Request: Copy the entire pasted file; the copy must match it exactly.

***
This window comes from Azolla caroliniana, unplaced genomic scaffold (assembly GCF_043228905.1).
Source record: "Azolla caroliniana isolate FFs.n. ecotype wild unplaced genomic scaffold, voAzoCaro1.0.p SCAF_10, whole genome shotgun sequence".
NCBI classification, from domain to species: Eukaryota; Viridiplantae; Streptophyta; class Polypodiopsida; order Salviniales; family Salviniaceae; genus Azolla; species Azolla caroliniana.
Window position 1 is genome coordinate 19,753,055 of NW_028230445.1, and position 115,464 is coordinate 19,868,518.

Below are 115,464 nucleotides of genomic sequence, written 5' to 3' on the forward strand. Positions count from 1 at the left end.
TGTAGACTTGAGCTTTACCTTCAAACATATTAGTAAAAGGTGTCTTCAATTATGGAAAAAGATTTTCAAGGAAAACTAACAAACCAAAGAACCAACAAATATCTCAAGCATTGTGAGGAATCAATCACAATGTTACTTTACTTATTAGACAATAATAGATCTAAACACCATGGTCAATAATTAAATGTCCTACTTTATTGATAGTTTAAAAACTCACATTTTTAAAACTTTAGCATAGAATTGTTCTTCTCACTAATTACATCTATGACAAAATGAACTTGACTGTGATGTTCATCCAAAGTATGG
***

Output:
This window comes from Azolla caroliniana, unplaced genomic scaffold (assembly GCF_043228905.1).
Source record: "Azolla caroliniana isolate FFs.n. ecotype wild unplaced genomic scaffold, voAzoCaro1.0.p SCAF_10, whole genome shotgun sequence".
NCBI classification, from domain to species: Eukaryota; Viridiplantae; Streptophyta; class Polypodiopsida; order Salviniales; family Salviniaceae; genus Azolla; species Azolla caroliniana.
Window position 1 is genome coordinate 19,753,055 of NW_028230445.1, and position 115,464 is coordinate 19,868,518.

Below are 115,464 nucleotides of genomic sequence, written 5' to 3' on the forward strand. Positions count from 1 at the left end.
TGTAGACTTGAGCTTTACCTTCAAACATATTAGTAAAAGGTGTCTTCAATTATGGAAAAAGATTTTCAAGGAAAACTAACAAACCAAAGAACCAACAAATATCTCAAGCATTGTGAGGAATCAATCACAATGTTACTTTACTTATTAGACAATAATAGATCTAAACACCATGGTCAATAATTAAATGTCCTACTTTATTGATAGTTTAAAAACTCACATTTTTAAAACTTTAGCATAGAATTGTTCTTCTCACTAATTACATCTATGACAAAATGAACTTGACTGTGATGTTCATCCAAAGTATGG